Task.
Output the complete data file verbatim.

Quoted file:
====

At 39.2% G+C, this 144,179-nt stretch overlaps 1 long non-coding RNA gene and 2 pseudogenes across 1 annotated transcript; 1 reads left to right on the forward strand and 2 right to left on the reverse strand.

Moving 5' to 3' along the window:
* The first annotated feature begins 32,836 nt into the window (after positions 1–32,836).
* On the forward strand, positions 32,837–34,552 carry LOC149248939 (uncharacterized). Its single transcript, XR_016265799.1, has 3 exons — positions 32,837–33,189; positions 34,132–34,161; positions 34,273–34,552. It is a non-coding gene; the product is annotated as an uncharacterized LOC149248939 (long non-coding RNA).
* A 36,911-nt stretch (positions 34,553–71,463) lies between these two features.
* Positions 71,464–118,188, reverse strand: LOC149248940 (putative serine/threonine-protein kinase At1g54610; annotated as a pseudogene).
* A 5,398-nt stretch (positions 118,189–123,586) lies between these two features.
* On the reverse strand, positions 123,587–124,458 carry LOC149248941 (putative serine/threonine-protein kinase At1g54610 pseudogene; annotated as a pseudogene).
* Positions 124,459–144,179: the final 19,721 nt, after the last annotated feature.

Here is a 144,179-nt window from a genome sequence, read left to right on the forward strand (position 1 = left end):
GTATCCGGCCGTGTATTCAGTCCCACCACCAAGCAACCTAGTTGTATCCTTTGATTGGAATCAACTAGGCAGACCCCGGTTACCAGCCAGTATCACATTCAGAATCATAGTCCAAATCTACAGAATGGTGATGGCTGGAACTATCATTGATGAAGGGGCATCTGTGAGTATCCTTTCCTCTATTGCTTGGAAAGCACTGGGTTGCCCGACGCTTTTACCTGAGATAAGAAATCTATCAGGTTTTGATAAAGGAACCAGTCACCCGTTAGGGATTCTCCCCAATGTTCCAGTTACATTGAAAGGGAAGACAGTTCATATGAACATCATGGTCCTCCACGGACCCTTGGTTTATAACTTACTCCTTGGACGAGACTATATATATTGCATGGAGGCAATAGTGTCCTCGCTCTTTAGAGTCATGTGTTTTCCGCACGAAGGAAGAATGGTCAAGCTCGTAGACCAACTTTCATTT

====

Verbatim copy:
At 39.2% G+C, this 144,179-nt stretch overlaps 1 long non-coding RNA gene and 2 pseudogenes across 1 annotated transcript; 1 reads left to right on the forward strand and 2 right to left on the reverse strand.

Moving 5' to 3' along the window:
* The first annotated feature begins 32,836 nt into the window (after positions 1–32,836).
* On the forward strand, positions 32,837–34,552 carry LOC149248939 (uncharacterized). Its single transcript, XR_016265799.1, has 3 exons — positions 32,837–33,189; positions 34,132–34,161; positions 34,273–34,552. It is a non-coding gene; the product is annotated as an uncharacterized LOC149248939 (long non-coding RNA).
* A 36,911-nt stretch (positions 34,553–71,463) lies between these two features.
* Positions 71,464–118,188, reverse strand: LOC149248940 (putative serine/threonine-protein kinase At1g54610; annotated as a pseudogene).
* A 5,398-nt stretch (positions 118,189–123,586) lies between these two features.
* On the reverse strand, positions 123,587–124,458 carry LOC149248941 (putative serine/threonine-protein kinase At1g54610 pseudogene; annotated as a pseudogene).
* Positions 124,459–144,179: the final 19,721 nt, after the last annotated feature.

Here is a 144,179-nt window from a genome sequence, read left to right on the forward strand (position 1 = left end):
GTATCCGGCCGTGTATTCAGTCCCACCACCAAGCAACCTAGTTGTATCCTTTGATTGGAATCAACTAGGCAGACCCCGGTTACCAGCCAGTATCACATTCAGAATCATAGTCCAAATCTACAGAATGGTGATGGCTGGAACTATCATTGATGAAGGGGCATCTGTGAGTATCCTTTCCTCTATTGCTTGGAAAGCACTGGGTTGCCCGACGCTTTTACCTGAGATAAGAAATCTATCAGGTTTTGATAAAGGAACCAGTCACCCGTTAGGGATTCTCCCCAATGTTCCAGTTACATTGAAAGGGAAGACAGTTCATATGAACATCATGGTCCTCCACGGACCCTTGGTTTATAACTTACTCCTTGGACGAGACTATATATATTGCATGGAGGCAATAGTGTCCTCGCTCTTTAGAGTCATGTGTTTTCCGCACGAAGGAAGAATGGTCAAGCTCGTAGACCAACTTTCATTT